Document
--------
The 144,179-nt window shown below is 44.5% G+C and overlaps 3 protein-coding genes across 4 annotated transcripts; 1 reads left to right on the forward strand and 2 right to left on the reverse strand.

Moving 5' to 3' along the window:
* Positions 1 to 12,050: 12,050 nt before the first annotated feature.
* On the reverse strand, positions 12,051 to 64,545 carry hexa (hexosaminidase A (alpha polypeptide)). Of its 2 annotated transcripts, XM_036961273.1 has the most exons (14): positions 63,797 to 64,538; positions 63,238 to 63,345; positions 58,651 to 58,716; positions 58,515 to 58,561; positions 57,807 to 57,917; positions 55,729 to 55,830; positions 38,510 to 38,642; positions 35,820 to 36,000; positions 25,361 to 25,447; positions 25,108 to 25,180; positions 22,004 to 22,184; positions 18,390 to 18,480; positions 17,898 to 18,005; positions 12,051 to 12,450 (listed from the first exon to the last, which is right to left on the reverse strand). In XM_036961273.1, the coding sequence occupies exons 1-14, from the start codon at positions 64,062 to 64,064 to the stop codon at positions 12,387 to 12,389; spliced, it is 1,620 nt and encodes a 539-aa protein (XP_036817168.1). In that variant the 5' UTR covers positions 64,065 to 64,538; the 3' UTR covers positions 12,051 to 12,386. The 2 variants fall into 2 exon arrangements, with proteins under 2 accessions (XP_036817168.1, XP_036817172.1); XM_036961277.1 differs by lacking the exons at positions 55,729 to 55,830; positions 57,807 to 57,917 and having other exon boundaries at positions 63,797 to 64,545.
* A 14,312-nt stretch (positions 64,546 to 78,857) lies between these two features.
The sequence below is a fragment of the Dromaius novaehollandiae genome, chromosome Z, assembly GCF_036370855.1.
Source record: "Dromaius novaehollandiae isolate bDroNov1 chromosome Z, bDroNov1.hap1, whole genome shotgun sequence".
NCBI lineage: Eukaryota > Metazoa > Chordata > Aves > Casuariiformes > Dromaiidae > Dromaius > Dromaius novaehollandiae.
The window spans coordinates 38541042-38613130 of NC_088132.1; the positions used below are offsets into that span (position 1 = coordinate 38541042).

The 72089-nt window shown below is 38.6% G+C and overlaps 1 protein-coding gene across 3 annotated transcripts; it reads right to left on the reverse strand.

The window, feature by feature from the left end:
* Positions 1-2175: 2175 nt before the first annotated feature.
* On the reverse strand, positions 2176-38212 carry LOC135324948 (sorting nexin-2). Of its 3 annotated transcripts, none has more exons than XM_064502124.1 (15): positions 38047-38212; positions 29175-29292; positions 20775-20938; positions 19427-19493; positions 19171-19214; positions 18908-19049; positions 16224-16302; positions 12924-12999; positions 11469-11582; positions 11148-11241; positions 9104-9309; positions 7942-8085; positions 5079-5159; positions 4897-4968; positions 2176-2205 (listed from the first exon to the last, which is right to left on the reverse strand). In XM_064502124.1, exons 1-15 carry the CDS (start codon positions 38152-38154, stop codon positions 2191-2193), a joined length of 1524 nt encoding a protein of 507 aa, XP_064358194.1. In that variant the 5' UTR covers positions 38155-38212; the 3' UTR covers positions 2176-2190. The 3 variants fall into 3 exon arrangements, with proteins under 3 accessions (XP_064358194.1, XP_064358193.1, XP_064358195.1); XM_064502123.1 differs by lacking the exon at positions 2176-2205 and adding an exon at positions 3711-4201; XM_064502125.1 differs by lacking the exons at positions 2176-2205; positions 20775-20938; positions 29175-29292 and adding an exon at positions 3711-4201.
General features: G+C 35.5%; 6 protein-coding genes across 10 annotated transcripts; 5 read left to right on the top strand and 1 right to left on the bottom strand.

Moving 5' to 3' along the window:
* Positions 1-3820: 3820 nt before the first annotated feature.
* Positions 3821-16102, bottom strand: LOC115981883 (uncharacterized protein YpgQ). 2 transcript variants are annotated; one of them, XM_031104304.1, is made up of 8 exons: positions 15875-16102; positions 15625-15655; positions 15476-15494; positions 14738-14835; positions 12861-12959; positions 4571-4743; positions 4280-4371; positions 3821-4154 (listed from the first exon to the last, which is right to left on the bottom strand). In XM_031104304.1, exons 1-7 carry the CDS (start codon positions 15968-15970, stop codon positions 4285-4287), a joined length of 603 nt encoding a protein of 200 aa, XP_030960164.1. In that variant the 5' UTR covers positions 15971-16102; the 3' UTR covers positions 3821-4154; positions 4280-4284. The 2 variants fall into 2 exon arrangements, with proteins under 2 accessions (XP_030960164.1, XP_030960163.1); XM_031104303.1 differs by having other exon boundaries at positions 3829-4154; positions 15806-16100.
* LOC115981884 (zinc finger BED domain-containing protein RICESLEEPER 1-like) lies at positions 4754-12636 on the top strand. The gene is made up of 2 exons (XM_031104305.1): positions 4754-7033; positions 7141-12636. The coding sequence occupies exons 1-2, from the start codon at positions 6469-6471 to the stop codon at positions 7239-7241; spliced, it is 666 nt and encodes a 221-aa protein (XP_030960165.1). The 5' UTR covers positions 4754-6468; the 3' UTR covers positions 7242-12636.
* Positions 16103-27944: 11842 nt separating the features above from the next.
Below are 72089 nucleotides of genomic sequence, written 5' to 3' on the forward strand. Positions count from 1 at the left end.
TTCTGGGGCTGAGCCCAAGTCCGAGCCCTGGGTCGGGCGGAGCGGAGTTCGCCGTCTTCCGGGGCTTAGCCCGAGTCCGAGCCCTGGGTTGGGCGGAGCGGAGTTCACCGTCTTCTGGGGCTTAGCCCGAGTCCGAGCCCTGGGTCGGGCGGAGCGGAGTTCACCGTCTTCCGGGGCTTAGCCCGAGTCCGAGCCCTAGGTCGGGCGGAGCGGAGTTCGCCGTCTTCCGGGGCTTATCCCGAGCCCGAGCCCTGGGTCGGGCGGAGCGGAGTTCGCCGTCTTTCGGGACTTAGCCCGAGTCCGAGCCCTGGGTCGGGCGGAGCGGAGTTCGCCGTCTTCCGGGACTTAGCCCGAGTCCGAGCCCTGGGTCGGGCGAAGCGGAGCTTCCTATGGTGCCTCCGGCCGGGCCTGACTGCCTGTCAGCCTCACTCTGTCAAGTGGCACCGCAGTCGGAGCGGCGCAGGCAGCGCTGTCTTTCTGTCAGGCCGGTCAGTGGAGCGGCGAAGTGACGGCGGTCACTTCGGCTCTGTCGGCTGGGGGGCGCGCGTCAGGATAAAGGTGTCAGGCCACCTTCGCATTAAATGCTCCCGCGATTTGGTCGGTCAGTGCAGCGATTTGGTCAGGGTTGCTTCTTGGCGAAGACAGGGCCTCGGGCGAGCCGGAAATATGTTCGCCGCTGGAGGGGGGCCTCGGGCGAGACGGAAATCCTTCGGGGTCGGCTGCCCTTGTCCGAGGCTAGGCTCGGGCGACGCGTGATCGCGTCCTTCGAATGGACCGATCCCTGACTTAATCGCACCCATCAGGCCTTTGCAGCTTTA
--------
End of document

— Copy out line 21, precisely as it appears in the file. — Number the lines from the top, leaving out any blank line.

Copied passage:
TTCTGGGGCTGAGCCCAAGTCCGAGCCCTGGGTCGGGCGGAGCGGAGTTCGCCGTCTTCCGGGGCTTAGCCCGAGTCCGAGCCCTGGGTTGGGCGGAGCGGAGTTCACCGTCTTCTGGGGCTTAGCCCGAGTCCGAGCCCTGGGTCGGGCGGAGCGGAGTTCACCGTCTTCCGGGGCTTAGCCCGAGTCCGAGCCCTAGGTCGGGCGGAGCGGAGTTCGCCGTCTTCCGGGGCTTATCCCGAGCCCGAGCCCTGGGTCGGGCGGAGCGGAGTTCGCCGTCTTTCGGGACTTAGCCCGAGTCCGAGCCCTGGGTCGGGCGGAGCGGAGTTCGCCGTCTTCCGGGACTTAGCCCGAGTCCGAGCCCTGGGTCGGGCGAAGCGGAGCTTCCTATGGTGCCTCCGGCCGGGCCTGACTGCCTGTCAGCCTCACTCTGTCAAGTGGCACCGCAGTCGGAGCGGCGCAGGCAGCGCTGTCTTTCTGTCAGGCCGGTCAGTGGAGCGGCGAAGTGACGGCGGTCACTTCGGCTCTGTCGGCTGGGGGGCGCGCGTCAGGATAAAGGTGTCAGGCCACCTTCGCATTAAATGCTCCCGCGATTTGGTCGGTCAGTGCAGCGATTTGGTCAGGGTTGCTTCTTGGCGAAGACAGGGCCTCGGGCGAGCCGGAAATATGTTCGCCGCTGGAGGGGGGCCTCGGGCGAGACGGAAATCCTTCGGGGTCGGCTGCCCTTGTCCGAGGCTAGGCTCGGGCGACGCGTGATCGCGTCCTTCGAATGGACCGATCCCTGACTTAATCGCACCCATCAGGCCTTTGCAGCTTTA